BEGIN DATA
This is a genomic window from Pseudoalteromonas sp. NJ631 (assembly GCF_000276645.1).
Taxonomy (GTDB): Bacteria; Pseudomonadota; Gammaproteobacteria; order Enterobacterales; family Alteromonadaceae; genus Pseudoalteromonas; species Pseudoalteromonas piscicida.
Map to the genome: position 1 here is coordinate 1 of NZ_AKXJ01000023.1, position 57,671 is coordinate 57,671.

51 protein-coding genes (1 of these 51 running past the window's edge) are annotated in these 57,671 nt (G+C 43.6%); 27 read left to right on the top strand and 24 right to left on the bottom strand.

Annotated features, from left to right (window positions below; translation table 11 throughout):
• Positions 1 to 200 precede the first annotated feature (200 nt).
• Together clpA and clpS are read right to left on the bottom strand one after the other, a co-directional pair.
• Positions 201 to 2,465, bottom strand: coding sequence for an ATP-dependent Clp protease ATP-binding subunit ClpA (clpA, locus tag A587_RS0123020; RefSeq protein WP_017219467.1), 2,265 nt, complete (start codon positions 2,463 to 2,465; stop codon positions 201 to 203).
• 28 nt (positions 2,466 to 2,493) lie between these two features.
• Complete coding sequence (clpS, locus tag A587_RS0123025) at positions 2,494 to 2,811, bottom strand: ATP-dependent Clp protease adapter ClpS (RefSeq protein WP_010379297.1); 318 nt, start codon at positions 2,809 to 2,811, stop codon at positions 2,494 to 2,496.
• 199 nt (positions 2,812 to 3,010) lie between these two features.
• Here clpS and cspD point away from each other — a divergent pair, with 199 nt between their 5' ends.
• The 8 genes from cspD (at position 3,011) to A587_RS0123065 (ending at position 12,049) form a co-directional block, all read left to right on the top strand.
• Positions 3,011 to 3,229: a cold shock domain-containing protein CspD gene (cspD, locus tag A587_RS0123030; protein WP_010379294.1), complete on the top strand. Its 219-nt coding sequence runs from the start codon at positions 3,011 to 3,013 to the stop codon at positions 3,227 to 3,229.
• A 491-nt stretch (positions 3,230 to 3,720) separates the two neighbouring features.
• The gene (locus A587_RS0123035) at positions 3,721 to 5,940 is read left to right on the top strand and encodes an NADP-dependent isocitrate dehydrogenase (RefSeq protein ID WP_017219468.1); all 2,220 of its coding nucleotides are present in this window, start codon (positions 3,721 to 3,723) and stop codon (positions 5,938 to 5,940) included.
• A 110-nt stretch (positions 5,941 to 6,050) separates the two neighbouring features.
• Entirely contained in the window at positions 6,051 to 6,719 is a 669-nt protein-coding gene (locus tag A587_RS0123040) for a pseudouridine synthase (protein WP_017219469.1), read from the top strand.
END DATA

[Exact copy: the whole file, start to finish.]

This is a genomic window from Pseudoalteromonas sp. NJ631 (assembly GCF_000276645.1).
Taxonomy (GTDB): Bacteria; Pseudomonadota; Gammaproteobacteria; order Enterobacterales; family Alteromonadaceae; genus Pseudoalteromonas; species Pseudoalteromonas piscicida.
Map to the genome: position 1 here is coordinate 1 of NZ_AKXJ01000023.1, position 57,671 is coordinate 57,671.

51 protein-coding genes (1 of these 51 running past the window's edge) are annotated in these 57,671 nt (G+C 43.6%); 27 read left to right on the top strand and 24 right to left on the bottom strand.

Annotated features, from left to right (window positions below; translation table 11 throughout):
• Positions 1 to 200 precede the first annotated feature (200 nt).
• Together clpA and clpS are read right to left on the bottom strand one after the other, a co-directional pair.
• Positions 201 to 2,465, bottom strand: coding sequence for an ATP-dependent Clp protease ATP-binding subunit ClpA (clpA, locus tag A587_RS0123020; RefSeq protein WP_017219467.1), 2,265 nt, complete (start codon positions 2,463 to 2,465; stop codon positions 201 to 203).
• 28 nt (positions 2,466 to 2,493) lie between these two features.
• Complete coding sequence (clpS, locus tag A587_RS0123025) at positions 2,494 to 2,811, bottom strand: ATP-dependent Clp protease adapter ClpS (RefSeq protein WP_010379297.1); 318 nt, start codon at positions 2,809 to 2,811, stop codon at positions 2,494 to 2,496.
• 199 nt (positions 2,812 to 3,010) lie between these two features.
• Here clpS and cspD point away from each other — a divergent pair, with 199 nt between their 5' ends.
• The 8 genes from cspD (at position 3,011) to A587_RS0123065 (ending at position 12,049) form a co-directional block, all read left to right on the top strand.
• Positions 3,011 to 3,229: a cold shock domain-containing protein CspD gene (cspD, locus tag A587_RS0123030; protein WP_010379294.1), complete on the top strand. Its 219-nt coding sequence runs from the start codon at positions 3,011 to 3,013 to the stop codon at positions 3,227 to 3,229.
• A 491-nt stretch (positions 3,230 to 3,720) separates the two neighbouring features.
• The gene (locus A587_RS0123035) at positions 3,721 to 5,940 is read left to right on the top strand and encodes an NADP-dependent isocitrate dehydrogenase (RefSeq protein ID WP_017219468.1); all 2,220 of its coding nucleotides are present in this window, start codon (positions 3,721 to 3,723) and stop codon (positions 5,938 to 5,940) included.
• A 110-nt stretch (positions 5,941 to 6,050) separates the two neighbouring features.
• Entirely contained in the window at positions 6,051 to 6,719 is a 669-nt protein-coding gene (locus tag A587_RS0123040) for a pseudouridine synthase (protein WP_017219469.1), read from the top strand.